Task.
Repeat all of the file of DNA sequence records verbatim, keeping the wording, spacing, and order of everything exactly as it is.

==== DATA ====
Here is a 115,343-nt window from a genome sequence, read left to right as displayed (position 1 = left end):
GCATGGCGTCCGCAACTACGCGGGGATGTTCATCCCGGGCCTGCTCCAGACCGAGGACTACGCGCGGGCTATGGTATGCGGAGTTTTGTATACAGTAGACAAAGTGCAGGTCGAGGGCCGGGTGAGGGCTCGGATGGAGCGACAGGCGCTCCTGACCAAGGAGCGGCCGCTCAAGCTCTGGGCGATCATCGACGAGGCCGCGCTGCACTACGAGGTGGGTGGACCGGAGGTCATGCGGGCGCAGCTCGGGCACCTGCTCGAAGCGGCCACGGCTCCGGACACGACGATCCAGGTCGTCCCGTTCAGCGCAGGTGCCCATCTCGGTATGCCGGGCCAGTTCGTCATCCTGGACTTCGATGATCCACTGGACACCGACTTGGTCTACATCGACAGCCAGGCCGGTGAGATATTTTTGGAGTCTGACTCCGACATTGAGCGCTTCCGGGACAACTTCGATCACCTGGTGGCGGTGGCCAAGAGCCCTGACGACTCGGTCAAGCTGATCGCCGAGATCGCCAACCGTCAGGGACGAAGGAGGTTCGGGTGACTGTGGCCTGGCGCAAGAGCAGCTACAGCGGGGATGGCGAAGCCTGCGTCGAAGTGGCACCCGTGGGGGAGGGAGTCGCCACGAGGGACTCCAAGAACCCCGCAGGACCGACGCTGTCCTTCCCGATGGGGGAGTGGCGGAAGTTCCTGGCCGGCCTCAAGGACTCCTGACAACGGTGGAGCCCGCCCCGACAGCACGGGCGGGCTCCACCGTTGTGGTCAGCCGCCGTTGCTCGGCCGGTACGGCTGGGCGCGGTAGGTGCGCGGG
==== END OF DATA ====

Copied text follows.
Here is a 115,343-nt window from a genome sequence, read left to right as displayed (position 1 = left end):
GCATGGCGTCCGCAACTACGCGGGGATGTTCATCCCGGGCCTGCTCCAGACCGAGGACTACGCGCGGGCTATGGTATGCGGAGTTTTGTATACAGTAGACAAAGTGCAGGTCGAGGGCCGGGTGAGGGCTCGGATGGAGCGACAGGCGCTCCTGACCAAGGAGCGGCCGCTCAAGCTCTGGGCGATCATCGACGAGGCCGCGCTGCACTACGAGGTGGGTGGACCGGAGGTCATGCGGGCGCAGCTCGGGCACCTGCTCGAAGCGGCCACGGCTCCGGACACGACGATCCAGGTCGTCCCGTTCAGCGCAGGTGCCCATCTCGGTATGCCGGGCCAGTTCGTCATCCTGGACTTCGATGATCCACTGGACACCGACTTGGTCTACATCGACAGCCAGGCCGGTGAGATATTTTTGGAGTCTGACTCCGACATTGAGCGCTTCCGGGACAACTTCGATCACCTGGTGGCGGTGGCCAAGAGCCCTGACGACTCGGTCAAGCTGATCGCCGAGATCGCCAACCGTCAGGGACGAAGGAGGTTCGGGTGACTGTGGCCTGGCGCAAGAGCAGCTACAGCGGGGATGGCGAAGCCTGCGTCGAAGTGGCACCCGTGGGGGAGGGAGTCGCCACGAGGGACTCCAAGAACCCCGCAGGACCGACGCTGTCCTTCCCGATGGGGGAGTGGCGGAAGTTCCTGGCCGGCCTCAAGGACTCCTGACAACGGTGGAGCCCGCCCCGACAGCACGGGCGGGCTCCACCGTTGTGGTCAGCCGCCGTTGCTCGGCCGGTACGGCTGGGCGCGGTAGGTGCGCGGG